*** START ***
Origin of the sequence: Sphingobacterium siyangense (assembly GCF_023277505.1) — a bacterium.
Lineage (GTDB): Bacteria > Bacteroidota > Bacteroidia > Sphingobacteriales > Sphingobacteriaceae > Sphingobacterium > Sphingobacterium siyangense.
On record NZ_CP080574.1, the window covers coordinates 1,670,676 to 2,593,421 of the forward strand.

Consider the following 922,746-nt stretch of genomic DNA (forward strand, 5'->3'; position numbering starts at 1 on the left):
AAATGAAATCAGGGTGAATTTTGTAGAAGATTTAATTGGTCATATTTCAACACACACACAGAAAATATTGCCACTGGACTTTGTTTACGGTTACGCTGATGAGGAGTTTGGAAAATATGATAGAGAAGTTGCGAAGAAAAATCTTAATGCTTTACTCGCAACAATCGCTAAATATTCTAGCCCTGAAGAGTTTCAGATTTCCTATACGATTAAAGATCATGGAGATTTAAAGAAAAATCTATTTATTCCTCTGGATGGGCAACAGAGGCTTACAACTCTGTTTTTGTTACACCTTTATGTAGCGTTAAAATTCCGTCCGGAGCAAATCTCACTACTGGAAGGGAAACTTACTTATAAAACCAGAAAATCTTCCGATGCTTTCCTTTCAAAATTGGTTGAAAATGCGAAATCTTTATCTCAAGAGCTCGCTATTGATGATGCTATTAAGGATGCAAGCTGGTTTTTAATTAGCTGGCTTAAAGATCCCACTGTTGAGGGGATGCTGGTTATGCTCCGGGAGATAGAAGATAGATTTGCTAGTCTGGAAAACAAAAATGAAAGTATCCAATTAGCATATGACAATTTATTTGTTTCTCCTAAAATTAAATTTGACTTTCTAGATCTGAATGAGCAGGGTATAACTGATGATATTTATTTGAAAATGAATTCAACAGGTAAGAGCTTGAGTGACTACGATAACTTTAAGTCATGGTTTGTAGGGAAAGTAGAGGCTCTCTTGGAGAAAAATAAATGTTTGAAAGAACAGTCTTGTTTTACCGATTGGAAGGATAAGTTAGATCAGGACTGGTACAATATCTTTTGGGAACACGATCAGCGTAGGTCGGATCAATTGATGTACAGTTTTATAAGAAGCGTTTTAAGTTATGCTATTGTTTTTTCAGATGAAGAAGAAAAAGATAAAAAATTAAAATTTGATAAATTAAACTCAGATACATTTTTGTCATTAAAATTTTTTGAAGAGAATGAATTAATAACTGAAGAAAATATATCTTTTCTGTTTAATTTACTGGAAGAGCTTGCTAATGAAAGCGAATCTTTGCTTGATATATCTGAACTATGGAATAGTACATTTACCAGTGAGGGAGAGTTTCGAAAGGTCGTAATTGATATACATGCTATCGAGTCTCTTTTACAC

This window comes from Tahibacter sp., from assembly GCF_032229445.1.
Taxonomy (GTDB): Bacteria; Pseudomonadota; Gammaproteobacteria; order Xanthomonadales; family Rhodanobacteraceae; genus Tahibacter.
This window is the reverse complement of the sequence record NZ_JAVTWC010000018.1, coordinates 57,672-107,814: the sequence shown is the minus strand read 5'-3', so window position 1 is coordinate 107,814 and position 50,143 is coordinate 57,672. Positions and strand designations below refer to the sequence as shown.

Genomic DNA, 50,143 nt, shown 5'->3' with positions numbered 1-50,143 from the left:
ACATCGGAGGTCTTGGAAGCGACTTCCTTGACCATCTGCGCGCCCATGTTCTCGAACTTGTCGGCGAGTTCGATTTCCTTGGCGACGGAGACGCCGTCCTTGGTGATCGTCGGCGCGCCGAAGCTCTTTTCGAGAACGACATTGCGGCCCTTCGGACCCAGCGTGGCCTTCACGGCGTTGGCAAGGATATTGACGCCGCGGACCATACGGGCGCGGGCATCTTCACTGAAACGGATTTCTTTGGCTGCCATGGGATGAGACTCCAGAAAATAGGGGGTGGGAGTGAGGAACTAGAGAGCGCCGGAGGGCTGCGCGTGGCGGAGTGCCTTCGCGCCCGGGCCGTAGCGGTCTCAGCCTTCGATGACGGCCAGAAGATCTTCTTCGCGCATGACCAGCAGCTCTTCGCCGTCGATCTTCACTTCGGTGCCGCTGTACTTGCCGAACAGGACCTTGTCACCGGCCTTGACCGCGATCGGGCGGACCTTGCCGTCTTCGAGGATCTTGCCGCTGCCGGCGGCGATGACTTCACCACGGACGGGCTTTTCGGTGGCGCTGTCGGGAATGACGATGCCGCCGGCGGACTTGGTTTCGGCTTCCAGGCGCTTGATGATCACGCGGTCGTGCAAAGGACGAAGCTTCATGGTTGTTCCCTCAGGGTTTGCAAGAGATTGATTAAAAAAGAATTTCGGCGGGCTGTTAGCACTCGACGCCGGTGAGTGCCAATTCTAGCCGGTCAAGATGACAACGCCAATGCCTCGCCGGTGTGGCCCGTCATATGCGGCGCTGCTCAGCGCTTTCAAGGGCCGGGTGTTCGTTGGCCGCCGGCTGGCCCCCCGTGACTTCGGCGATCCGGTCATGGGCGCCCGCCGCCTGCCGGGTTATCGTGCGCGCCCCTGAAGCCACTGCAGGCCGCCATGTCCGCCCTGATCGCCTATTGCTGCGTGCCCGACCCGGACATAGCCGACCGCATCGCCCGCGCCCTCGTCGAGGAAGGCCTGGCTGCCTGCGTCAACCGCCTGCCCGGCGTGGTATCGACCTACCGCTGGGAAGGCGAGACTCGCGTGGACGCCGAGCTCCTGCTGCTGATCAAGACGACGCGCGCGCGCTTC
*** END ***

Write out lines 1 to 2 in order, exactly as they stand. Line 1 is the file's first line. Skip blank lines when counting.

Origin of the sequence: Sphingobacterium siyangense (assembly GCF_023277505.1) — a bacterium.
Lineage (GTDB): Bacteria > Bacteroidota > Bacteroidia > Sphingobacteriales > Sphingobacteriaceae > Sphingobacterium > Sphingobacterium siyangense.